As my work involved climbing in and out of my dory and clambering around in water and/or mud at all states of tide delivering explosives, dets and other stuff to work parties around the 'patch of the week' I wore a wet suit full time...
'TOASTIE..'
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Old 30-01-2013, 11:50   #10
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Re: Heated Clothing

Quote:
Originally Posted by boatman61 View Post
Oh it works OK.... was using that method working 12hr days in Poole harbour through the winter on a siesmic exploration back in the 80's... it was that cold that year the sea water in the harbour had ice 1/4" thick on it in the shallower sheltered areas.
As my work involved climbing in and out of my dory and clambering around in water and/or mud at all states of tide delivering explosives, dets and other stuff to work parties around the 'patch of the week' I wore a wet suit full time...
'TOASTIE..'
Wearing wet suit full time? Must have resulted in some major "pruning", no?
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Old 30-01-2013, 13:05   #11
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Re: Heated Clothing

I have spent extended periods of time in cold climates and never felt cold.

On the boat, it is a bit more challenging to stay warm as one will often move very little, unless racing.

I think you may have been inadequately dressed on your trip.

My advice for cold weather (on the boat):

1) dress light and many layers, trap warm air, keep moisture out (also your own moisture),
2) use breathing fabrics, polar fleece makes excellent mid layer,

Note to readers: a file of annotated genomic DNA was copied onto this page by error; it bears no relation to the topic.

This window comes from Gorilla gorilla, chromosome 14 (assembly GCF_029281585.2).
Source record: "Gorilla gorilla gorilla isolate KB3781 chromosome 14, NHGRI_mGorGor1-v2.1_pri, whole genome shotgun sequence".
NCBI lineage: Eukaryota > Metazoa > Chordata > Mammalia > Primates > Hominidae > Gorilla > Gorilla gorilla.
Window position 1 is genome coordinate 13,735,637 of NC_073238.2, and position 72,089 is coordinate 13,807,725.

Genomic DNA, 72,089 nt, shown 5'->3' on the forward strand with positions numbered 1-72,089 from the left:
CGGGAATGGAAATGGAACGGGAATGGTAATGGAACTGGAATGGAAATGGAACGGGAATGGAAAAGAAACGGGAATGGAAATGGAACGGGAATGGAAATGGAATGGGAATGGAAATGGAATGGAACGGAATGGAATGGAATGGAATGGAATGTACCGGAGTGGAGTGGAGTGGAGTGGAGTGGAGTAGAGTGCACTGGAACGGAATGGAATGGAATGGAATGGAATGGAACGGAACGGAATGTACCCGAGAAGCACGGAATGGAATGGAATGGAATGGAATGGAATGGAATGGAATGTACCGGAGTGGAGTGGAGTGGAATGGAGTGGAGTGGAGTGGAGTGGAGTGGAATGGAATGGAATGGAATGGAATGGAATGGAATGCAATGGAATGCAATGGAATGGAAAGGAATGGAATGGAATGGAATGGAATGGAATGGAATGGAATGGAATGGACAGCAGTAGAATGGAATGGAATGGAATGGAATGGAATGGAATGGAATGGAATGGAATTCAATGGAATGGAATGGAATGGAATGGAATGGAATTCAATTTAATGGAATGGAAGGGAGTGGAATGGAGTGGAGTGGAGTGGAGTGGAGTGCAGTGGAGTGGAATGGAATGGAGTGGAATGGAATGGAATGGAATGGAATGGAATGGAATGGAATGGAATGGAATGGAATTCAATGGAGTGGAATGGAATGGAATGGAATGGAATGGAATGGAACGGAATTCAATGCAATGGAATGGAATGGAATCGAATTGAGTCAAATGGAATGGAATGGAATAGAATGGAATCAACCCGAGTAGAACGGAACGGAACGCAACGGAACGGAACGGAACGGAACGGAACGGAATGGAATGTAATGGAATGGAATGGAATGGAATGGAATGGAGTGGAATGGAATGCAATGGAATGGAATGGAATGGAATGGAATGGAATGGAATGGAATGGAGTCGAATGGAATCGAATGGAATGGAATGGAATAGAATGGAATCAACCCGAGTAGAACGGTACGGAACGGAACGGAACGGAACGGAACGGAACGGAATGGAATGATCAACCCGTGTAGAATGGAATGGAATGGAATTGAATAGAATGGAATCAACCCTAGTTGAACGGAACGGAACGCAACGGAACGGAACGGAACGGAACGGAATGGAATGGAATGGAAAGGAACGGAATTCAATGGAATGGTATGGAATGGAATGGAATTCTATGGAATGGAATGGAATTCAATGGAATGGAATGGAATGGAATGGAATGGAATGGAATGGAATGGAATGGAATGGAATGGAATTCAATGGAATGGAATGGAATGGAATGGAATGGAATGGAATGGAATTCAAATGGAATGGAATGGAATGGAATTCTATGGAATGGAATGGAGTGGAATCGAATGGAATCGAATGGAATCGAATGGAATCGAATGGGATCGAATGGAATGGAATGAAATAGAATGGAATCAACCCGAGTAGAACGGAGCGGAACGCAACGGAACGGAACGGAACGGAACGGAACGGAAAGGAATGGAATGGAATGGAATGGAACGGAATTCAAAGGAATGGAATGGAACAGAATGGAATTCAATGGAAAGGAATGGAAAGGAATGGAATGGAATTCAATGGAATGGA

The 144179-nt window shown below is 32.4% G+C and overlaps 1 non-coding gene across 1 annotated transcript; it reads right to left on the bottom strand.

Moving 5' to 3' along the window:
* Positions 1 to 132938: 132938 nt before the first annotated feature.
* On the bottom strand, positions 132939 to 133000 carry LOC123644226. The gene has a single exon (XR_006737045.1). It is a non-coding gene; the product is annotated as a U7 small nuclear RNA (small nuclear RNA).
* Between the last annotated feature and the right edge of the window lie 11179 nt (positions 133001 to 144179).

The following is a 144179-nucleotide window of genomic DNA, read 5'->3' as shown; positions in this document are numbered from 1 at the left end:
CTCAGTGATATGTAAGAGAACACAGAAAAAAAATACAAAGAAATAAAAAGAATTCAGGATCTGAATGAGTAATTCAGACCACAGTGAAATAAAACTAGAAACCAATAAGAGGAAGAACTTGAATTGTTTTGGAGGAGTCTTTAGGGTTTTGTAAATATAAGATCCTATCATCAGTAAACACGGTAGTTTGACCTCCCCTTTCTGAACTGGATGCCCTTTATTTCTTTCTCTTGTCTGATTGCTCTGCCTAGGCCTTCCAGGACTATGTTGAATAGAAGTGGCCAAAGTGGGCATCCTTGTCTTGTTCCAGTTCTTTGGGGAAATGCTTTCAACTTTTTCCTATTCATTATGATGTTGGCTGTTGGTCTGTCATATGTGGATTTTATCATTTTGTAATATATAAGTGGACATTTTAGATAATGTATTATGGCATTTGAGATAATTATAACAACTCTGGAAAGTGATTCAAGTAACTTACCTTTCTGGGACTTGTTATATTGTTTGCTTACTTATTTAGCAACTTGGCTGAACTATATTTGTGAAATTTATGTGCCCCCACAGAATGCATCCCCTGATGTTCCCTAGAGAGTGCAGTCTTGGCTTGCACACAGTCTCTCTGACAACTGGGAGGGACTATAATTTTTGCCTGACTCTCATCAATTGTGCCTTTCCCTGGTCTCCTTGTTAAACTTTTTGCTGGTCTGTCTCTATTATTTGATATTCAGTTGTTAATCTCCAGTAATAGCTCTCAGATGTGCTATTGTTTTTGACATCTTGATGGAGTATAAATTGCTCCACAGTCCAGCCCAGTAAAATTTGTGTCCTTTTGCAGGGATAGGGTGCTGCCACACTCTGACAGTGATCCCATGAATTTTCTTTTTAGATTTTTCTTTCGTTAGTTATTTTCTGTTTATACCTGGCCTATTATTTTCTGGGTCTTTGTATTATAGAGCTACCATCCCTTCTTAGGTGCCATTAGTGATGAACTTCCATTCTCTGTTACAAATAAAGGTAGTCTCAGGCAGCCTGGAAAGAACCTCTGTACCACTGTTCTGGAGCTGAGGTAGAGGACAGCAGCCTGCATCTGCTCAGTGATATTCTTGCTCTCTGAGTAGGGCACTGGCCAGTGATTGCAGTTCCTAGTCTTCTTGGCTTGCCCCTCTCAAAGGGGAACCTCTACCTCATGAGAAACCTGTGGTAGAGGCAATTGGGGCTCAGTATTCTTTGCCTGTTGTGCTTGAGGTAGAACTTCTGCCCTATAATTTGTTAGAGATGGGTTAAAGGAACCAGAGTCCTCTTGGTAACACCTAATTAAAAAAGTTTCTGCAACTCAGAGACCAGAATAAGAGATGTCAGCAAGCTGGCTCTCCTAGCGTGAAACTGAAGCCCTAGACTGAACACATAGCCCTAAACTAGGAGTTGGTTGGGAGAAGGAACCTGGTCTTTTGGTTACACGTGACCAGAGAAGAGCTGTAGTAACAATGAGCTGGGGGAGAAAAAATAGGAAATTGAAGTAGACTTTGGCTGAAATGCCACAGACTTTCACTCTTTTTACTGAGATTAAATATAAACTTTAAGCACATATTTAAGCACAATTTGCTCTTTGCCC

3) use windproof/waterproof outer shell, with a hood,
4) use gtx sailing boots, one size up, two socks - inner light runner type, outer warm wool/merino type,
5) use caps and gloves,
6) make tricks shorter,
7) make hot drink for the driver & crew,
8) use the dodger,
9) sit with your back to the wind,
10) move it (well, not really applicable).

b.
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Old 31-01-2013, 07:23   #12
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Re: Heated Clothing

Thanks for the tips!
I'll start layering more then, but if I still feel cold I'll buy me one of these Welcome at 30seven | Never feel cold again
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Old 31-01-2013, 11:49   #13
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Re: Heated Clothing

I have a very low metabolism. I can put on all the
layers you want and my body doesn't keep itself warm.
Heated clothing sounds great.

Does anyone sleep with a heating pad plugged into an
inverter? My heating pad says 120 volts, 135 watts.
Would this be something reasonable to have on a boat?

Any concerns about having this plugged in all night on an inverter?
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Old 31-01-2013, 12:26   #14
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Re: Heated Clothing

I think Barnakiel and others said it well. It's all about dressing properly for the weather. In three winters in Antarctica, I don't remember anyone wearing electric clothing. We dressed in layers and sometimes used chemical hand and foot warmers but only if we were going to be outside for a while...This was at temps ranging from minus 60F to minus 109F. This is not to say that we were always warm. Sometimes you just got tired of being cold...
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Old 31-01-2013, 12:37   #15
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Re: Heated Clothing

Reading the OP provided an image of a sailor with a 120VAC heating pad down his pants, plugged into the inverter via an extension chord. Then he falls overboard....